thumbnail Fig. 6

Same as Fig. 4, but for the model with increased source luminosity of 12 L. For the deconvolution of the maps, a mask enclosing the modeled emission region was used for the cleaning.

Open with DEXTER
thumbnail Fig. 7

Chemical abundance profiles for different times after the end of the burst. Left: chemical abundances of C18 O for nine different times up to 2000 yr after the burst. Right: same for N2H+.

Open with DEXTER
thumbnail Fig. 8

Top and middle panels: C18O (2–1) (left) and N2H+ (1–0) emission (right) according to the time dependent model, 300 yr (top panel) and 1000 yr (middle panel) after the burst. Both panels show comparisons of the observations (contours) with the synthetic maps based on the respective models (color background). Integration intervals and the contour spacing are the same as in Fig. 1. The scaling of the maps can be understood in comparison with the cuts in the bottom panel. Bottom panel: vertical cuts for C18 O (left) and N2H+ (right) 300 (red lines) and 1000 yr (blue lines) after the burst. Gray lines show the data.

Open with DEXTER

5 Discussion

5.1 Evidence for a past accretion burst

As we see in our analysis, our observations yield strong evidence for a past accretion burst in IRAM 04191: the central hole of N2H+ emission (as already observed by Belloche & André 2004 and Lee et al. 2005) cannot be reproduced with a chemical model based on the present source luminosity and the resulting temperature profile. However, the observed emission peaks satisfactorily match our model, which assumes a past episode of increased luminosity. This model also accounts for the compact emission component we see in C18 O. The first result in particular seems very solid: at the radius where N2H+ is observed, the temperature profile corresponding to the present protostellar luminosity is not high enough to allow for N2H+ to be present in the gas phase.

In addition, there might be another direct way to probe our hypothesis of a past accretion burst. Vorobyov et al. (2018) point out that protostellar jets, in addition to chemical signatures of past accretion burst, can provide important evidence for the history of protostellar accretion (see also Froebrich & Makin 2016). Building on the study by Arce et al. (2007), Vorobyov et al. (2018) use hydrodynamical simulations to show how the time spacings between luminosity bursts and the knotty protostellar jets in CARMA 7 relate to each other. From their general agreement between model and observations, they infer a causal link between episodic mass accretion and the knotty jet structure. This latter study seems to suggest that chemical analyses of accretion burst can and probably should use information from the observed jet structure as a complement. This begs the questionof whether or not there any hints for our hypothesis of a past accretion burst in the outflow of IRAM 04191.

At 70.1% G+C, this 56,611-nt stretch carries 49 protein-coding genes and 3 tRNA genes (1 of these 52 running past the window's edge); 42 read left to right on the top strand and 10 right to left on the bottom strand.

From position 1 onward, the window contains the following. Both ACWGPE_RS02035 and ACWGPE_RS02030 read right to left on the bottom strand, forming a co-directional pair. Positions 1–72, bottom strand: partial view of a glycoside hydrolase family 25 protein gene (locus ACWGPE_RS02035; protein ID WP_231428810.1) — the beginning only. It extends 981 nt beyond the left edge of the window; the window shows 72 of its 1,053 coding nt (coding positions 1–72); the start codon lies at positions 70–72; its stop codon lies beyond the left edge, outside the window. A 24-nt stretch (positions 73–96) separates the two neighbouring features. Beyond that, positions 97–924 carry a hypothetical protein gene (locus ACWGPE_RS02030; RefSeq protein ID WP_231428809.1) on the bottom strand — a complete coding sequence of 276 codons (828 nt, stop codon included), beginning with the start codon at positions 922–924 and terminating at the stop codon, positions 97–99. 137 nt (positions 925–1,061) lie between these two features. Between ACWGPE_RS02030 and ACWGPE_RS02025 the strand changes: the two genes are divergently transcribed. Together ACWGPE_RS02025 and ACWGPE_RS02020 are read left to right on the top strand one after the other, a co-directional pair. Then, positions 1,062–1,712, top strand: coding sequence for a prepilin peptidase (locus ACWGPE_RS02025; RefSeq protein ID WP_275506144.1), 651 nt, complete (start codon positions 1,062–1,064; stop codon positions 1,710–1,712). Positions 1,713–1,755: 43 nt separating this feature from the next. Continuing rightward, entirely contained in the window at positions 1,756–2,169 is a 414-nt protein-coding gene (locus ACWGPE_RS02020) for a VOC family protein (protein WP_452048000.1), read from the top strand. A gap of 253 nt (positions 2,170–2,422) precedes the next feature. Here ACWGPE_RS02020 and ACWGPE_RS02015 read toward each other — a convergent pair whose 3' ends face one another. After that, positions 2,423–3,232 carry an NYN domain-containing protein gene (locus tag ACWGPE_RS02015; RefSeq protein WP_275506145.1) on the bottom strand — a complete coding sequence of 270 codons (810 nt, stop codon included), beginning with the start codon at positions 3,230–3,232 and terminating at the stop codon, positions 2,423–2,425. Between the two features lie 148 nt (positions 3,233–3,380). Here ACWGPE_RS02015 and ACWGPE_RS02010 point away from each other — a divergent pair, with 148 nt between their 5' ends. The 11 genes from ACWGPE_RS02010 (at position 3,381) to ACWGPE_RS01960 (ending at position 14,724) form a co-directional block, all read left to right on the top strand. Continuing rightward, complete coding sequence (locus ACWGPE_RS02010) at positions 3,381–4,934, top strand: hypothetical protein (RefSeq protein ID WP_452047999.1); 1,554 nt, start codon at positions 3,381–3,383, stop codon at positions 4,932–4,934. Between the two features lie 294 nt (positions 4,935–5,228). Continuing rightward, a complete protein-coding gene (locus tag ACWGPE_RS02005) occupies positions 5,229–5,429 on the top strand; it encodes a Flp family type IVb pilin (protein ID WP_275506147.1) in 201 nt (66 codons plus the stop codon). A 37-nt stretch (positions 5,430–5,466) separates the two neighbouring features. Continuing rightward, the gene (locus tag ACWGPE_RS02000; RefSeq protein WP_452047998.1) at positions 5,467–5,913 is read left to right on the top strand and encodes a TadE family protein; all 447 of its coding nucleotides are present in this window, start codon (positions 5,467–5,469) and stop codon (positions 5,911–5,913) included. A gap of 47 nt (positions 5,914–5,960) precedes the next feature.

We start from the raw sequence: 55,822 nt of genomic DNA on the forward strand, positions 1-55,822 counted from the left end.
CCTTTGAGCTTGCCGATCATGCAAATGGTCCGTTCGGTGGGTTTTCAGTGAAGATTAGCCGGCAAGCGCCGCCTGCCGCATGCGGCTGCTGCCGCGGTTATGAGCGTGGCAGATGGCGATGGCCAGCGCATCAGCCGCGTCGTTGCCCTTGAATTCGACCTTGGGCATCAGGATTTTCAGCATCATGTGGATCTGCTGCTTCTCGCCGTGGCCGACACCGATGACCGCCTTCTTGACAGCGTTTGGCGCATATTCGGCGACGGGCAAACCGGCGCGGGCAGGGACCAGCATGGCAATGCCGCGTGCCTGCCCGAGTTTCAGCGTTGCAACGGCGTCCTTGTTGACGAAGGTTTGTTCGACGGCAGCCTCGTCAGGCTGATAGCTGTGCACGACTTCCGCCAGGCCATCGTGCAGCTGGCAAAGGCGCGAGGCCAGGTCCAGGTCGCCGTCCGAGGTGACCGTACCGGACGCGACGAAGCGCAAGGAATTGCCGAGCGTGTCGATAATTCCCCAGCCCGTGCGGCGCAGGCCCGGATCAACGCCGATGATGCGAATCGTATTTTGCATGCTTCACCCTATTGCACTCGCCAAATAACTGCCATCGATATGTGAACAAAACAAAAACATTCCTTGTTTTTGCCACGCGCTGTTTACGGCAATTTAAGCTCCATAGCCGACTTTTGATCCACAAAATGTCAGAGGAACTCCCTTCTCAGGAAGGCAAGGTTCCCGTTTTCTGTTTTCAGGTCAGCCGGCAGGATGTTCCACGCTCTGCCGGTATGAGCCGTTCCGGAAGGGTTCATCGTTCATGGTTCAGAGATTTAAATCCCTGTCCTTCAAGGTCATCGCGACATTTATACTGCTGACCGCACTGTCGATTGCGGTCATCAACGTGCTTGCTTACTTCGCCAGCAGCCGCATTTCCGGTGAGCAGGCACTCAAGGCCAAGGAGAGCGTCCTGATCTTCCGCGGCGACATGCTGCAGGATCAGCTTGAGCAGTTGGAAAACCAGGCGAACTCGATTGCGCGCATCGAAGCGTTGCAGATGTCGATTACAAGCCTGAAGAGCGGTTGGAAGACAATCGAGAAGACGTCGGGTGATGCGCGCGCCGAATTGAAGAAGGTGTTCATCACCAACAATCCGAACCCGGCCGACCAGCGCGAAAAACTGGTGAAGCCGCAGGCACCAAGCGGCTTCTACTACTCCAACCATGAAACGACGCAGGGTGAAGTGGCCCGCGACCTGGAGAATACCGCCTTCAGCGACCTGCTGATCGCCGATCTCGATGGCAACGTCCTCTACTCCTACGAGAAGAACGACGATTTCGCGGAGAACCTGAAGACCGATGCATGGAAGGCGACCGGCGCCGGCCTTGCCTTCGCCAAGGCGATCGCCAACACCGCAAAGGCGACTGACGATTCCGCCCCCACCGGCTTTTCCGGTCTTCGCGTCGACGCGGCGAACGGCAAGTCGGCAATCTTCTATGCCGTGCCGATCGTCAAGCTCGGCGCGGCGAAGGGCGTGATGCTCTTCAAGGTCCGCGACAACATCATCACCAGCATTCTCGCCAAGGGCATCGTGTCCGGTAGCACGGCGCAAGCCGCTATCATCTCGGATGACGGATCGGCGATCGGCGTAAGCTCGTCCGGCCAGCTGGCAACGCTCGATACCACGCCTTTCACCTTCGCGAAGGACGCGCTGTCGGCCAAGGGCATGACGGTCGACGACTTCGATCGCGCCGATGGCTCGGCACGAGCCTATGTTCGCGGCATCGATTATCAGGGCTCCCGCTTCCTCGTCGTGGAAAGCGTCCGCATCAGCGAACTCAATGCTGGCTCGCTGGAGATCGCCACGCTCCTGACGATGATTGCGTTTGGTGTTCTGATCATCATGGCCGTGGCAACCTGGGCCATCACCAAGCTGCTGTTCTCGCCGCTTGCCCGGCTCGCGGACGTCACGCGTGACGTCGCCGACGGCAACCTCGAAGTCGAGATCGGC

There is some additional evidence to be considered. Lee et al. (2005) mapped the emission around IRAM 04191 in several molecular lines with the BIMA array and traced a bipolar outflow in CO, HCO+, and CS. These latter authors detected two internal structures: an internal bow shock visible in HCO+ and CO ~20′′ (2800 au) northeast of the source, and a linear HCO+ structure of ~50′′ length southwest of the source. The former feature is attributed to a presumptive temporal variation in the jet velocity. Assuming an inclination angle of the outflow axis to the line of sight of ~50° (Belloche et al. 2002) together with an assumed jet velocity5 of 25–100 km s−1, the age of that structure would amount to about 200–825 yr. This value matches the result of our chemical analysis very well, and suggests that the burst should have occurred not more than 1000 yr ago. This nicely demonstrates the potential synergy of both methods – the outflow analysis and the modeling of snow line chemistry – in the analysis of protostellar accretion history.

5.2 Does infall have an impact?

Our model does not account for the infall of envelope material, and so we need to consider whether or not this shortcoming indeed has an impact on our analysis. Some simple estimates can shed light on this question: Belloche et al. (2002) determined the infall velocity at a radius of 1150 au as being smaller than 0.2 km s−1. Lee et al. (2005) measured the infall velocity at the peak radius as vanishing. If we take the maximum value suggested by Belloche et al., the material at the peak location would move by approximately 40 au in 1000 yr. As the physical conditions do not significantly change at such small distances, we believe that our static stationary model does not jeopardize our conclusion. The same holds for our model with time-dependent physical conditions, as the considered timescales are very short. In summary, modeling the infall motion of the gas does not seem to be significant for the case studied.

5.3 Fate of IRAM 04191

Hsieh et al. (2018) performed a similar study to ours with a sample of seven VeLLOs observed in CO isotopologs and N2H+ with ALMA. Applying a very similar modeling procedure to the one introduced in this paper (although without not producing synthetic observations), they evaluated whether the position of N2H+ peak emission is consistent with the current source luminosities, and found that five of their sources showed chemical abundance profiles that pointed at past accretion bursts: their peaks were significantly further apart from the central source than explained by the assumed current luminosity.